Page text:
|dc.description.abstract||Background: Concerns regarding social vulnerability have been reported among various populations including community-dwelling older adults, long-term care residents, and assisted living (AL) residents. Social vulnerability has been defined in numerous ways and has been associated with various adverse health outcomes such as cognitive decline, mortality, frailty, and morbidity. AL facilities are a relatively new care setting for older adults. AL facilities differ from long-term care facilities mainly in their staffing level and mix, and in their social model of care that promotes autonomy, independence, and dignity in a home-like environment. AL facilities are emerging as a popular residential option for older persons with and without dementia who require some level of care, both in the United States and Canada. Social vulnerability in AL facilities may be present and linked to adverse health outcomes, but remains relatively unexplored from a Canadian and dementia perspective. Understanding the influence of social vulnerability on cognitive decline and hospitalization among older AL residents with and without dementia is crucial to those residents’ wellbeing and quality of life.
Objectives: This investigation used secondary data from the Alberta Continuing Care Epidemiological Studies (ACCES), a prospective study of 1,089 older (65+ years) designated assisted living (DAL) residents in Alberta, Canada. Clinical and functional data from ACCES were linked with provincial administrative health data in order to address two objectives: (1) To estimate the prevalence and correlates of social vulnerability in DAL residents overall, and stratified by dementia status; and (2) To examine the associations between baseline social vulnerability and subsequent health outcomes over one year, including cognitive decline and first-event hospitalization among DAL residents overall, and stratified by dementia status.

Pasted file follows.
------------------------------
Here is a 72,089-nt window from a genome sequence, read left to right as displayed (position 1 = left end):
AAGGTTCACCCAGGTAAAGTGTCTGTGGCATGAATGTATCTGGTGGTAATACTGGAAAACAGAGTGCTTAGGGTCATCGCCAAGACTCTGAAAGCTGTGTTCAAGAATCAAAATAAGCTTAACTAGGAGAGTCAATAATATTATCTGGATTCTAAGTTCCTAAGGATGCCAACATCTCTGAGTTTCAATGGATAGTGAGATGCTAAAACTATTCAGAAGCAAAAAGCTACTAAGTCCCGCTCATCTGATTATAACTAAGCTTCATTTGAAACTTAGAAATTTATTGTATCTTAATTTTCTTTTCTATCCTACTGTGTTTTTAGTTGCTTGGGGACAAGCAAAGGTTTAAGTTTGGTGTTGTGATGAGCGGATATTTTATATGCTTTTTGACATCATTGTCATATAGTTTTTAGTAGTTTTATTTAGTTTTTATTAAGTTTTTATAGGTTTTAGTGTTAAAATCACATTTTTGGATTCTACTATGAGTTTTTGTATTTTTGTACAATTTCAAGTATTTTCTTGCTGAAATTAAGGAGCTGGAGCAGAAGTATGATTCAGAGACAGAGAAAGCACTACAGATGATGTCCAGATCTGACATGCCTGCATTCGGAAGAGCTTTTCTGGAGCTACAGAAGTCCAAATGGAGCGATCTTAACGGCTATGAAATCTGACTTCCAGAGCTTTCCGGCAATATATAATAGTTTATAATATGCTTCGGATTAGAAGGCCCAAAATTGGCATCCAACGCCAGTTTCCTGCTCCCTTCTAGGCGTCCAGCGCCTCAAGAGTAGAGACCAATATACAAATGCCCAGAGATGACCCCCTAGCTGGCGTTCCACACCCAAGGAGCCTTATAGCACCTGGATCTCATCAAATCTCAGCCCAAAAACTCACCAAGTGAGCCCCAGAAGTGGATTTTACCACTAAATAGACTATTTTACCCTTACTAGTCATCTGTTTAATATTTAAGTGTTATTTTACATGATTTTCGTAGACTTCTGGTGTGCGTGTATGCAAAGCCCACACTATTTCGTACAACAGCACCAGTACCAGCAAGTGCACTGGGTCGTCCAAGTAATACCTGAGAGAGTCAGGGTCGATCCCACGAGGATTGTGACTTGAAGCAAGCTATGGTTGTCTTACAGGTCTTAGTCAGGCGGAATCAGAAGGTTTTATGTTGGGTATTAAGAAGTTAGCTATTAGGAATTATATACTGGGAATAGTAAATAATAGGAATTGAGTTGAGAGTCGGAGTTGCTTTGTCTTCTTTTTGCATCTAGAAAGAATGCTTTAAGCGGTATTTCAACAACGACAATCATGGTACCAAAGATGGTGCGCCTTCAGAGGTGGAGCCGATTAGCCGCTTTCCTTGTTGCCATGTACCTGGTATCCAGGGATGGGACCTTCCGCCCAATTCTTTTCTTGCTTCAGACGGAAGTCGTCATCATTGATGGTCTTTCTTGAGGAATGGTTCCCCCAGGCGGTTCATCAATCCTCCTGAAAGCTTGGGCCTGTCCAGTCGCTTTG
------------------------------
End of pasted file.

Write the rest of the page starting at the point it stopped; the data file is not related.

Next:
Methods: A total of 1,089 residents (from 59 DAL facilities) were included as participants (mean age 84.4±7.3; 77% female). Baseline (2006-2008) and one year follow-up assessments of resident characteristics were obtained by trained research nurses using the interRAI-AL assessment tool. Facility-level data were obtained using administrator interviews. Hospitalization events were obtained through linkage with provincial health service utilization data from the Alberta Inpatient Discharge Abstract Database. Social vulnerability was used as the exposure of interest. A social vulnerability index (SVI) was created by aggregating multiple variables from the interRAI-AL assessment tool. A SVI score was assigned to each resident and was then categorized as low, intermediate, or high social vulnerability based on the distribution in the overall sample. Cognitive decline was the first main outcome. Change in the Cognitive Performance Scale (CPS) score (derived from items on the interRAI-AL assessment) from baseline to one year follow-up was used to determine cognitive decline. Time to first-event hospitalization was the second primary outcome and was ascertained through linkage of interRAI-AL data with the Alberta Inpatient Discharge Abstract Database. Generalized estimating equations with a logit link were used to estimate odds ratios of cognitive decline associated with social vulnerability, adjusting for relevant confounding factors. Multivariable Cox proportional hazards models were used to estimate the risk of first-event hospitalization associated with social vulnerability. All models were further stratified by residents’ dementia status at baseline.